Ahead of his appearance at the Auckland Writers Festival, novelist (for adults) Rajorshi Chakraborti tells us about the books his daughter is reading, and his aspirations to write a book for her one day.
A big challenge is looming for me.
‘Looming’ isn’t the right word because I’m kind of looking forward to it. The challenge is to write a book for our six-year- old daughter Leela. You see, her persistent complaint against her writer-father has been that he only writes books for grown-ups, that ‘would be boring for kids’. How can I have a kid I have read so many books with, who loves reading so much, and not have written anything for her? In Leela’s eyes, this is a baffling anomaly, and something’s wrong with me if I don’t see the need to fix it.
And I do want to fix it, even if this will be a step into unknown waters for me. I have published a YA novel, but a younger readership would be a different challenge. Leela recognises this will be something new, and has suggestions to help me. One of them I even love. She has offered to give me chapter-by-chapter feedback; this isn’t the idea I love. But I’m not far off finishing a first draft of my latest novel, which Leela has heard me describe to friends as a ‘supernatural mystery thriller’ (promise, it is!). The terms of my agreement with her state that my very next book will be for kids (hence the challenge drawing close). One bedtime, after I’d switched off the lights, she said, ‘Baba, why don’t you write a version of the story you’re working on for kids and put both in the same book? Then parents can read the grown-up version, and kids their one.’ I wasn’t sure about the double-decker volume idea (although why not; I’ll suggest it to my publisher), but I did go ‘Aha’ about a supernatural mystery for kids. It’s still the direction I’m ambling in.
She even had a brilliant storyline ready for me: ‘A parent takes their kid (or kids) in a time machine to show them what their own childhood was like, and then… You go, Baba, take it from there.’
Whatever I end up doing, I hope to report back in a few months’ time with something she’ll love, because it has become one of my new dreams as a writer to watch Leela read something by me as avidly, inseparably, indivisibly, as she does with her favourite books and characters. You couldn’t slide a sheet of paper between them. As both a writer and fellow reader, it’s an inspiring sight. I aspire to such absorption.
Who are some of the personages that currently put her in this state? Well, George and Harold above all, and their friend and collective creation, Captain Underpants. The girls who form the Anti-Princess Club. The Ella Diaries. The Naughtiest Girl a while back, and before her, the friends who go up the Magic Faraway Tree, which are the only two series amongst these that I introduced Leela to. And alongside them there are, or have been, Billie B Brown, Judy Blume, Jacqueline Wilson, Roald Dahl, Margaret Mahy, Mo Willems, Emma Chichester Clark, not to mention books about the solar system, the insides of the human body, Simone Biles and Malala Yousafzai. An incredible, and intimidating, list for me to dream of taking my place amongst – people, stories, worlds, ideas that have held my daughter completely enraptured.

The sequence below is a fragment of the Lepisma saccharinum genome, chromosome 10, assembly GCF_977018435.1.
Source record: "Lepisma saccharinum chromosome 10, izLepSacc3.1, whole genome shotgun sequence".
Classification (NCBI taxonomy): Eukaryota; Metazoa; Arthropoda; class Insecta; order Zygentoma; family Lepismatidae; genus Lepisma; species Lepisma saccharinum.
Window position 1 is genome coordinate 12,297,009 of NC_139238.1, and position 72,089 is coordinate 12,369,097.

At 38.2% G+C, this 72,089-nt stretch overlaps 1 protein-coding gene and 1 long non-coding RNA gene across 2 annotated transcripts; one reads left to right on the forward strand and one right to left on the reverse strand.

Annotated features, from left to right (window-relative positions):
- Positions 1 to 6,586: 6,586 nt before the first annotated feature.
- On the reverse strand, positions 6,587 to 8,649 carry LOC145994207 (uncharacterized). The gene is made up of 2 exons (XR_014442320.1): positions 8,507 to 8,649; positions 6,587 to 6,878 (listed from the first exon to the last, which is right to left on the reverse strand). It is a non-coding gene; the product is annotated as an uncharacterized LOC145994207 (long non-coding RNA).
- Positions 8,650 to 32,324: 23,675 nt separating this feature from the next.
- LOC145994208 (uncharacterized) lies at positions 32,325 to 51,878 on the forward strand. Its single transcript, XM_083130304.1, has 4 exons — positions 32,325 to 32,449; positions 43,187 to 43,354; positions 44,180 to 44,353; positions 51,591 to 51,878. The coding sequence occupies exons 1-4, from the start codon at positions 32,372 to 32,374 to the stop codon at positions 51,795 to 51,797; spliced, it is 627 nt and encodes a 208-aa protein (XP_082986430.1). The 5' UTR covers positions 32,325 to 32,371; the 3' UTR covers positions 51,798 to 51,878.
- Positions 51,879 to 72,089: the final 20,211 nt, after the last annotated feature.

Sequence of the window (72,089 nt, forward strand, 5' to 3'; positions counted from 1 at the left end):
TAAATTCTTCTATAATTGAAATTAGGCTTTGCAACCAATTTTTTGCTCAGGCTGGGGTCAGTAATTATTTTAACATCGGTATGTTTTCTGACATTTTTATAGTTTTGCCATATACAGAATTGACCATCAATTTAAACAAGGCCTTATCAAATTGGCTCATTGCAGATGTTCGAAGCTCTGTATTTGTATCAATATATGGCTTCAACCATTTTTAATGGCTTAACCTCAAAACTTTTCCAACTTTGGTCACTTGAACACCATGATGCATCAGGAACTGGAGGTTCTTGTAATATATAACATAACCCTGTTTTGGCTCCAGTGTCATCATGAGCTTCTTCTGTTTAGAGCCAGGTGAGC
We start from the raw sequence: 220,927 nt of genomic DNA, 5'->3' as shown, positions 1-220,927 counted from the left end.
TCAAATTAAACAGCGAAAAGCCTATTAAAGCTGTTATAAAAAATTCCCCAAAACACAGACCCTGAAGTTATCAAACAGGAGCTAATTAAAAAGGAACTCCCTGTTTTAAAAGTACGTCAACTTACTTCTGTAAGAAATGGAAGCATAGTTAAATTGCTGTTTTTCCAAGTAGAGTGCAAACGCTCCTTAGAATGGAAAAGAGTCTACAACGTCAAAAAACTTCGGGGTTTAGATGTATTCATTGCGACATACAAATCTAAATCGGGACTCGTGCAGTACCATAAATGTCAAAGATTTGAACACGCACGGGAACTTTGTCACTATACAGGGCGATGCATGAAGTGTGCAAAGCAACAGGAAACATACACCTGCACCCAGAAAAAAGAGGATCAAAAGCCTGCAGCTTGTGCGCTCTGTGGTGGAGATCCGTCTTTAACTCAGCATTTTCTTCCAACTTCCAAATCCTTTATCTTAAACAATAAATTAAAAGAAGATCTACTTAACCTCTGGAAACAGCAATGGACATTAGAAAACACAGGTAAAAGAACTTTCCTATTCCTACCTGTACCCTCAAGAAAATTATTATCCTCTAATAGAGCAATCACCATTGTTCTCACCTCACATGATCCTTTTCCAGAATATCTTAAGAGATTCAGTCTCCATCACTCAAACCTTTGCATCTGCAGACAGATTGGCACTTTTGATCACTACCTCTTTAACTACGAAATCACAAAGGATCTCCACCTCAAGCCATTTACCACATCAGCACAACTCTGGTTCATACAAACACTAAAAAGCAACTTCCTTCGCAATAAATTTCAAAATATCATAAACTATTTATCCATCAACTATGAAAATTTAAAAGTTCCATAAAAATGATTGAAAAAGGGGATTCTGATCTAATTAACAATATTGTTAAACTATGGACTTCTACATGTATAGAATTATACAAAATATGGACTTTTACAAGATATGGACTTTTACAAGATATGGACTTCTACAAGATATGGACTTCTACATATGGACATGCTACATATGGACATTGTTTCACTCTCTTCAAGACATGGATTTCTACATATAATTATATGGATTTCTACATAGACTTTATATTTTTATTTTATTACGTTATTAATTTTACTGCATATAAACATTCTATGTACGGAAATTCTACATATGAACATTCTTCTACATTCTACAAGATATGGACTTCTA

I also love to note evolutions in Leela’s reading. For instance, her recent devouring – borrowing and re-borrowing from our wonderful library network in Wellington, without which life for both father and daughter would truly be ‘weary, stale, flat, and unprofitable’ – of the twelve ‘epic novels’ in the Captain Underpants series interest me for two reasons. They are the first boy protagonists she has wanted to read about in a sustained way, which is just an observation, and also her love for their irreverence reminds me of my own adoration, when I was only a bit older, of the William books by Richmal Crompton. I can’t wait to see what Leela will make of the Outlaws.
And our story-times have evolved too, just as she has as an independent reader. Right now, for instance, I’m reading Gorky Park when I do storytime alongside her (not to her, don’t worry), while she’s equally immersed in an Ella diary. Kind of like parallel play, rather than the times when Leela and her mum, Sasha, or I shared being lost in the same book, which I suppose is something lost. But we still look forward to this nightly half-hour, because we’re still next to one another, and inside the enchanted triangle of book, kid and parent.
Leela’s absolutely right. Which writer wouldn’t want to be part of that?
Rajorshi Chakraborti is an Indian-born, New Zealand-based novelist, essayist and short story writer. His novels include Or the Day Seizes You, Shadow Play, Balloonists, Mumbai Rollercoaster and his latest, The Man Who Would Not See, published in March. He appears in an Auckland Writers Festival event on Friday 18 May 2018, 'An Inside View' with novelist Xue Yiwei, poet Janet Charman and journalist Francis Wade, to reveal an insider’s take on their experience of Asia.